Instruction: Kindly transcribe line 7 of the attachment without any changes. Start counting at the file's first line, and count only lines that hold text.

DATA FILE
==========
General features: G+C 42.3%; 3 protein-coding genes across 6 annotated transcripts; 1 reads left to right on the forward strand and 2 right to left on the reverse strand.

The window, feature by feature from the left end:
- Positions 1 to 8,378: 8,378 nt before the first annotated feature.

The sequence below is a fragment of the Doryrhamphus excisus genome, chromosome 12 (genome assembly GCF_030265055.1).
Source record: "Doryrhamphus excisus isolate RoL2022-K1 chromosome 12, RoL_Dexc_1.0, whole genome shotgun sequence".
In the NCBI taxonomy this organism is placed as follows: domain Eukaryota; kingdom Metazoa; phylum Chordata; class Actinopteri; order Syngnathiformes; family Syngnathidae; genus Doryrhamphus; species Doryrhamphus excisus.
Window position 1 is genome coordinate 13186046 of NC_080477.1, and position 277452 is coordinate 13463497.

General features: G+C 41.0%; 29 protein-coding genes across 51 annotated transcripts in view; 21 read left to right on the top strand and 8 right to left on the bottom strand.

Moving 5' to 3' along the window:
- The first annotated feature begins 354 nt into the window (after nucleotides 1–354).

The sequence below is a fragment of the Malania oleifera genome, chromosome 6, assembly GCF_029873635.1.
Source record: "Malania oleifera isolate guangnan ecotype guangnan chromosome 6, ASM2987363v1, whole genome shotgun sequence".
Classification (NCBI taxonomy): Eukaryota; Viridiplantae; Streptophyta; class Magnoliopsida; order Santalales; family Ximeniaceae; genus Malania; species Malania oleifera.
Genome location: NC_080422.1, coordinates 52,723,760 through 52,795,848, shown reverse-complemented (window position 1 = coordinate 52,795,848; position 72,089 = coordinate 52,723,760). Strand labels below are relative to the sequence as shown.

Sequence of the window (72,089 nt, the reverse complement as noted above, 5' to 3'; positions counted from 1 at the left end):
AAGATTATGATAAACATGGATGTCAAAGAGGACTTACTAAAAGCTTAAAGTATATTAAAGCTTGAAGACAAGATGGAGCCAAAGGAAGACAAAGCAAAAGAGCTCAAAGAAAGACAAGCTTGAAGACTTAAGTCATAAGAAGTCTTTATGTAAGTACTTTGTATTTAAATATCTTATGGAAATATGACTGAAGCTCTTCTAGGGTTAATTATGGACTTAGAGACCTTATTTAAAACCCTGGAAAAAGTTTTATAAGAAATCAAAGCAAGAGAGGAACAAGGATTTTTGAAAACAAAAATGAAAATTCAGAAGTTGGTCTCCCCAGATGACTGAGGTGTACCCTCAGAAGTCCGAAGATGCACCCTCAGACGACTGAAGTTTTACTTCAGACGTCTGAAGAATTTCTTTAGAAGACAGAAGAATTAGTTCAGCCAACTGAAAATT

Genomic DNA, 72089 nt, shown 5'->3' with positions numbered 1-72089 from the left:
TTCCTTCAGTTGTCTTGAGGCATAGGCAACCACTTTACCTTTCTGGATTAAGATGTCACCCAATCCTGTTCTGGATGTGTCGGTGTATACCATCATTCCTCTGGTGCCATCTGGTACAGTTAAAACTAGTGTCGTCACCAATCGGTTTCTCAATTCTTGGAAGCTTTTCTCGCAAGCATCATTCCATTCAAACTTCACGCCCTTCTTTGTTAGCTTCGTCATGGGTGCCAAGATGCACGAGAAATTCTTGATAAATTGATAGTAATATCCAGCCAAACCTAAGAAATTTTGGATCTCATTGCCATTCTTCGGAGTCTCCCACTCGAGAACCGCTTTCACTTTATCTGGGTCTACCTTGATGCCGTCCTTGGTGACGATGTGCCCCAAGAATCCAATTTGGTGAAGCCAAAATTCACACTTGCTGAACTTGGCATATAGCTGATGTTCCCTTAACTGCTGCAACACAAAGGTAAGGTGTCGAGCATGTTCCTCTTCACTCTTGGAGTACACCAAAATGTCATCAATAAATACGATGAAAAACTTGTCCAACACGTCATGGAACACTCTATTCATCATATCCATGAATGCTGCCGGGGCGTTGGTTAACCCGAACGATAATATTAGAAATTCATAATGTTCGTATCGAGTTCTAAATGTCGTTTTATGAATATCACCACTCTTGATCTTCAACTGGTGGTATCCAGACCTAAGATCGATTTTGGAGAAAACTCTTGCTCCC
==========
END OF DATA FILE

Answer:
Window position 1 is genome coordinate 13186046 of NC_080477.1, and position 277452 is coordinate 13463497.